The automotive world is in a mild tingly genitals state because BMW’s new all-electric car, the i4, was officially launched Tuesday, even though we saw it in March, already. Now, though, we know all the specs, and, even better, we got to see what I think is the car’s best detail, which I think is also a first for BMW.
First, the allegedly important stuff: The i4 will come in two versions, the i4 eDrive40 which requires you to relinquish $56,395 of your dollars, or the i4 M50 which demands $66,895.
The eDrive40 (weird name) has one motor mounted at the rear and makes 335 horsepower, and is able to hit 62 mph from a dead stop in 5.7 seconds, and go 300 miles on a charge (367 WTLP cycle) . It’s also the first three-box-style rear-engined car BMW has made since the BMW 700.
The M50 version is, as the “M” may have hinted, the sporty one, with two motors making a combined 536 hp and can get to 62 in 3.9 seconds, and can still get you 245 (317 WTLP) miles away from your home on one charge.
Seems like smart owners will drive their cars WTLP-style, right?
Both variants actually use the same 84 kWh battery pack, but the one-motor eDrive40 sips those electrons instead of chugging them, so it manages to go further.
Looking at the cutaway of the car, I am a disappointed that BMW didn’t seem to be willing to be bothered to package the components to allow for a frunk, which many of its competitors managed to do. These frunkless EVs feel a bit lazy, packaging-wise, to me.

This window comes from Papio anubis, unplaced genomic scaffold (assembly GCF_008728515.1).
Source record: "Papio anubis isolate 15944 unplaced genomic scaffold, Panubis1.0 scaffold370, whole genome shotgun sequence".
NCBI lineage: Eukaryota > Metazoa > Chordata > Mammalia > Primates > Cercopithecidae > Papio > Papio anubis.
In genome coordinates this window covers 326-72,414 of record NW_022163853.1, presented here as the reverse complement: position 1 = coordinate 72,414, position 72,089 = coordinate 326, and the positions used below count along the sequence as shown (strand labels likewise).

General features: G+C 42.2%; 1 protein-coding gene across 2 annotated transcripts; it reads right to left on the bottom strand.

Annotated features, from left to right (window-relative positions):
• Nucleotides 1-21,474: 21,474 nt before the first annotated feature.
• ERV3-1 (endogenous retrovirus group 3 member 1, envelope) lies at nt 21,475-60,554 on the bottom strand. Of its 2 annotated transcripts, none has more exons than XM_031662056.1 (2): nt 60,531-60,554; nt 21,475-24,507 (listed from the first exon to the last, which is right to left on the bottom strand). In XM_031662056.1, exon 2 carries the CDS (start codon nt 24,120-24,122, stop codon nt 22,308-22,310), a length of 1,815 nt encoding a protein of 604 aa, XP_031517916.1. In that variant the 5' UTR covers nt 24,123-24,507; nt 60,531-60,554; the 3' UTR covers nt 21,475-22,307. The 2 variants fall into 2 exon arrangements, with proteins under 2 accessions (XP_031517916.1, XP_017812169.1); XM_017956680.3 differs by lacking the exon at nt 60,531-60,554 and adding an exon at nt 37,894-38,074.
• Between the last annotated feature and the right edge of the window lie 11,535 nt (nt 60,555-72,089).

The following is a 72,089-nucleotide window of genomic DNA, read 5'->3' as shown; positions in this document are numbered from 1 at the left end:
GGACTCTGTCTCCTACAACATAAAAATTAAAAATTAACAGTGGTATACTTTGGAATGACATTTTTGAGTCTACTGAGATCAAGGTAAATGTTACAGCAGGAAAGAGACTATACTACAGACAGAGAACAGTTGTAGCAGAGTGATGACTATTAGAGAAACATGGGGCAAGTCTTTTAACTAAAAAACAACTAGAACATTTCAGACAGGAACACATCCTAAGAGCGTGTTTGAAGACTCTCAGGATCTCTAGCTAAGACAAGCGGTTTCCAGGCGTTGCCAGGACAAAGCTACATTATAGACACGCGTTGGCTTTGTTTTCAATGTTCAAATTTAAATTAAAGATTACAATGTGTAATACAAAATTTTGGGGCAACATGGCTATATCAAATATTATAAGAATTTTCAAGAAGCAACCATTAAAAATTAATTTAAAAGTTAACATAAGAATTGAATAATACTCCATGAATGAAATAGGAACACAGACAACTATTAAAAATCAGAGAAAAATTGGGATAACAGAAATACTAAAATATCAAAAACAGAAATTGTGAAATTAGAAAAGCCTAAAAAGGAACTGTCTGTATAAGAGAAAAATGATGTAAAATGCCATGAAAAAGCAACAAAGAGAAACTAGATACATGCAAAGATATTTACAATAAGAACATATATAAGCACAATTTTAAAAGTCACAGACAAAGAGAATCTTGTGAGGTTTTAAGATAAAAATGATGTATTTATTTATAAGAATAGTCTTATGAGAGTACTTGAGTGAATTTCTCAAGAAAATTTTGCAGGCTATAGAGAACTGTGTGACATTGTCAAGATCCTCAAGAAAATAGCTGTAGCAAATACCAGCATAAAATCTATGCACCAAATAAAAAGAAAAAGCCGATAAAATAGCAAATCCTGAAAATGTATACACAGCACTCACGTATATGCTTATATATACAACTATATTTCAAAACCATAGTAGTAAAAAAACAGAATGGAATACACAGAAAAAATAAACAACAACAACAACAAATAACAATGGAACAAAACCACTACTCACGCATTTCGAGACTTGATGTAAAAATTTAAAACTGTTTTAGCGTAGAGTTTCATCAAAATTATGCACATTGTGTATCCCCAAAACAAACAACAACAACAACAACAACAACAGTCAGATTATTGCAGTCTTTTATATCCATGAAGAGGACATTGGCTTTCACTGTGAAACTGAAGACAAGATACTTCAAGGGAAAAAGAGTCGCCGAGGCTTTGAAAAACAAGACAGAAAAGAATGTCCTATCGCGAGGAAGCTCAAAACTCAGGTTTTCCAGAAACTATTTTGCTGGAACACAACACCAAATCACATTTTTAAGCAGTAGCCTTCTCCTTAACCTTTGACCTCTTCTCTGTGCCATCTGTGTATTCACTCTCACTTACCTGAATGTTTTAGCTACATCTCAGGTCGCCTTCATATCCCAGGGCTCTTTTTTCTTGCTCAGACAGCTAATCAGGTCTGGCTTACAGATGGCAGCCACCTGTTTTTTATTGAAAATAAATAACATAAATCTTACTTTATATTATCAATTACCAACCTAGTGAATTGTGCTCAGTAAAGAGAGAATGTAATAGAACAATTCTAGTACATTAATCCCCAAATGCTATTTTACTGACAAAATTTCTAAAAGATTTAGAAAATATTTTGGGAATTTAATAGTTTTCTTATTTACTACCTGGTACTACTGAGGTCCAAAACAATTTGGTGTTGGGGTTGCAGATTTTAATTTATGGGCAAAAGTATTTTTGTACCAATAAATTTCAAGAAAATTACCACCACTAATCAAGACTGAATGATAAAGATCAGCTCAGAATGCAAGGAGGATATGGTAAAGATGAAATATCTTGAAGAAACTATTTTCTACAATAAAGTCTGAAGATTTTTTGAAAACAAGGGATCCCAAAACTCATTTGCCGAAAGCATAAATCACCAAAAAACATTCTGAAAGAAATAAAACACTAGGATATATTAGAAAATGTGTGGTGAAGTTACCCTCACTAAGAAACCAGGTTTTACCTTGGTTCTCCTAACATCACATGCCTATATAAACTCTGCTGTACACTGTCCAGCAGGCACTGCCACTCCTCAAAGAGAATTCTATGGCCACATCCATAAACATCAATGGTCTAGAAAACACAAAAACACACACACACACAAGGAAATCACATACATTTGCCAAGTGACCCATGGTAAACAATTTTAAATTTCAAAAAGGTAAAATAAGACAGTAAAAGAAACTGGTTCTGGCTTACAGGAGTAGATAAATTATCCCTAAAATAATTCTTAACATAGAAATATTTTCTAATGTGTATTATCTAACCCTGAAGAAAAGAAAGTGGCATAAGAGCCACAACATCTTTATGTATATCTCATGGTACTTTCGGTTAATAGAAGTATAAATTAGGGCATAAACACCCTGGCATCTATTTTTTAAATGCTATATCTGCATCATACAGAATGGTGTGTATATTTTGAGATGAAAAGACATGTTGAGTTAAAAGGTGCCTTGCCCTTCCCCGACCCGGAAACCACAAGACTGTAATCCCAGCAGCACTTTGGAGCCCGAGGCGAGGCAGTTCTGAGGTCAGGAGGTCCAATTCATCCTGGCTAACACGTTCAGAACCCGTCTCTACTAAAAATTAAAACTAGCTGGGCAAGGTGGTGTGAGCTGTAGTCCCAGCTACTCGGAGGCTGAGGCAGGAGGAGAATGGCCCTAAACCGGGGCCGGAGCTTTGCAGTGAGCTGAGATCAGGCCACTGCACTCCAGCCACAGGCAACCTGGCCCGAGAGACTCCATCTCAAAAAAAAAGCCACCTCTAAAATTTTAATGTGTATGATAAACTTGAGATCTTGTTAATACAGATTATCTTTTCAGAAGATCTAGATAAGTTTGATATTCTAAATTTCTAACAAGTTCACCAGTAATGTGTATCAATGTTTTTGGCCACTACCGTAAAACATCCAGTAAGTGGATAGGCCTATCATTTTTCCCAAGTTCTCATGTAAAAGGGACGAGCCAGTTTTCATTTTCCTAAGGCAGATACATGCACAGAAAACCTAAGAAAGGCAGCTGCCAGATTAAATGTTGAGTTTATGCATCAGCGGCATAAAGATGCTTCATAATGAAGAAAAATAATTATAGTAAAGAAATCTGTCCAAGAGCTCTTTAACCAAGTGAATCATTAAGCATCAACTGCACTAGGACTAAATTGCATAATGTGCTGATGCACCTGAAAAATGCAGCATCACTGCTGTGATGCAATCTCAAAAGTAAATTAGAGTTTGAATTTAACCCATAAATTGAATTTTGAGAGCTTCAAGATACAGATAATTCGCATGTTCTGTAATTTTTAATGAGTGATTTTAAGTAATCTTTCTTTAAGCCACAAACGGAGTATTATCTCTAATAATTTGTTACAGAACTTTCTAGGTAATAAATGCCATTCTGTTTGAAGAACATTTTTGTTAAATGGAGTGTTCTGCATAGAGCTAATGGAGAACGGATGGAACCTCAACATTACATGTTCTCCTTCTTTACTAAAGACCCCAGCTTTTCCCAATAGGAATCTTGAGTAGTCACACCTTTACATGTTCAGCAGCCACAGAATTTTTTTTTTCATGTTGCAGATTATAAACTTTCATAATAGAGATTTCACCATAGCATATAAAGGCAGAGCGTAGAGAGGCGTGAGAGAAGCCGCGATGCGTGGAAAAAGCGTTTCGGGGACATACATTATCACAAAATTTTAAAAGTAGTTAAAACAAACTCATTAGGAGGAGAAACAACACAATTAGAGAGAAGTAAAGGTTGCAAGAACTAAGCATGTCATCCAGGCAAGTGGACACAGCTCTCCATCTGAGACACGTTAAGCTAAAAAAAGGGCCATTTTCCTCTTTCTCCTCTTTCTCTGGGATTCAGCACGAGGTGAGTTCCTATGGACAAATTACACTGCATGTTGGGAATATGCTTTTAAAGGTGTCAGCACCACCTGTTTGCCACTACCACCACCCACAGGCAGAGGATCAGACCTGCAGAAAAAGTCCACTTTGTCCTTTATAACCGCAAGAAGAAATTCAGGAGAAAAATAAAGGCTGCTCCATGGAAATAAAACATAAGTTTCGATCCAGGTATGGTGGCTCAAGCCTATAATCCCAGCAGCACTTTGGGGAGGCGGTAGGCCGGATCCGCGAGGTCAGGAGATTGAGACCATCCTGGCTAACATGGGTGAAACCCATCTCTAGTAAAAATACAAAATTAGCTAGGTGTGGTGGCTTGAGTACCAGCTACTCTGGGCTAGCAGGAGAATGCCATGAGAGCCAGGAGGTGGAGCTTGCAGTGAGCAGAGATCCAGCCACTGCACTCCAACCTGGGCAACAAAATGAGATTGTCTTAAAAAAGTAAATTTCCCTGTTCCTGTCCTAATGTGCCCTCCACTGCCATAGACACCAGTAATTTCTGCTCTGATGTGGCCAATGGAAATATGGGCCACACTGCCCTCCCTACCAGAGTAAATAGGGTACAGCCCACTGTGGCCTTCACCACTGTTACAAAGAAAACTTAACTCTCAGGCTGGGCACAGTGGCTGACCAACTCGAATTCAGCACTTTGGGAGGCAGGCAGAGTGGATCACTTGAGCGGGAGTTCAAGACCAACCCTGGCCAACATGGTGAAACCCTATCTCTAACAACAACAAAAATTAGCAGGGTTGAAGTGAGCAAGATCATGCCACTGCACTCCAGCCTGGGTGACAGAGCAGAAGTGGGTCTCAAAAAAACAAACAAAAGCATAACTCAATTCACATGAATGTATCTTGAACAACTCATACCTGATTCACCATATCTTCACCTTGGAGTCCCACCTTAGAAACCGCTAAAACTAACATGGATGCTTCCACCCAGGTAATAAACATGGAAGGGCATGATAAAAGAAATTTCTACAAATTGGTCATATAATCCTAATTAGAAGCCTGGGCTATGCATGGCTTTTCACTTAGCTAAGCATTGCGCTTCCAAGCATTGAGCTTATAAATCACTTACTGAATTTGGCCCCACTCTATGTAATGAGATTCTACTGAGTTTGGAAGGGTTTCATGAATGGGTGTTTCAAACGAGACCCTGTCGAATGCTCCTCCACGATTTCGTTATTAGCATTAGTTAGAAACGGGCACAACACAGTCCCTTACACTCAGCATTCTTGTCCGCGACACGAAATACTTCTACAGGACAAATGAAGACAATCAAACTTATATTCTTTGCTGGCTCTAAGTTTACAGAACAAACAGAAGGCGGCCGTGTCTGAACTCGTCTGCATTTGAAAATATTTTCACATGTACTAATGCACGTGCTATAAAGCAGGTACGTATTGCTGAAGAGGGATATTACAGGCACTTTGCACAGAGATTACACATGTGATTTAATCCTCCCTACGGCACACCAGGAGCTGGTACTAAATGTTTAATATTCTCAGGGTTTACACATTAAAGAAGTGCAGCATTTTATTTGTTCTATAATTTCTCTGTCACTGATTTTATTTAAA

The interior seems to have some nice wood-grainy materials, and the instrument cluster and center-stack display are merged into one wide, slightly curved LCD screen, which gives a clean look. The UX appears to be non-skeumorphic, which I like, too.
If you miss the noise of a BMW that turns dead dinosaurs into heat and pressure and then reciprocating motion and then rotational motion, BMW tells us they have a plan:
Model-specific drive sound delivers authentic feedback to movement of the accelerator and speed. BMW i4 M50 with extremely energy-charged soundtrack. Optional BMW IconicSounds Electric enables integration of new sound variants created as part of a collaboration with film music composer Hans Zimmer.
So, if you liked the soundtrack to Inception, boy are you in luck!
There’s lots of interesting details about the car: the center of gravity is 53 millimeters lower than a 3 Series sedan, it can tow a 3,527-pound trailer (but I bet it’ll kill your range), it has a tailgate instead of just a trunk, the motors avoid the use of rare earth metals, it has 5g internet (so I guess that means it’s been vaccinated?) and it has a Cd of 0.24.
Sure, those are great. But the best detail is this:
Look at that! You lift the BMW roundel to fill up the washer fluid!
(I found that it’s not on the i4 as well; just the iX! Sorry! And dammit.)
As far as I can tell, no BMW roundel has ever been used as a cap for a washer fluid reservoir; they’ve hidden air extraction vents and on the Isetta the gas cap had a roundel:
...so it’s not the first time BMW has had a removable roundel to pour fluids into a car, but it’s certainly the first in the Modern Era of BMW. Personally, I’d love it if those big kidney-not-grilles were actually translucent washer fluid reservoirs, and you could see the blue fluid sloshing around inside them, like this:
I’ll have to find out from BMW if it’s too late to change that. I bet they still can.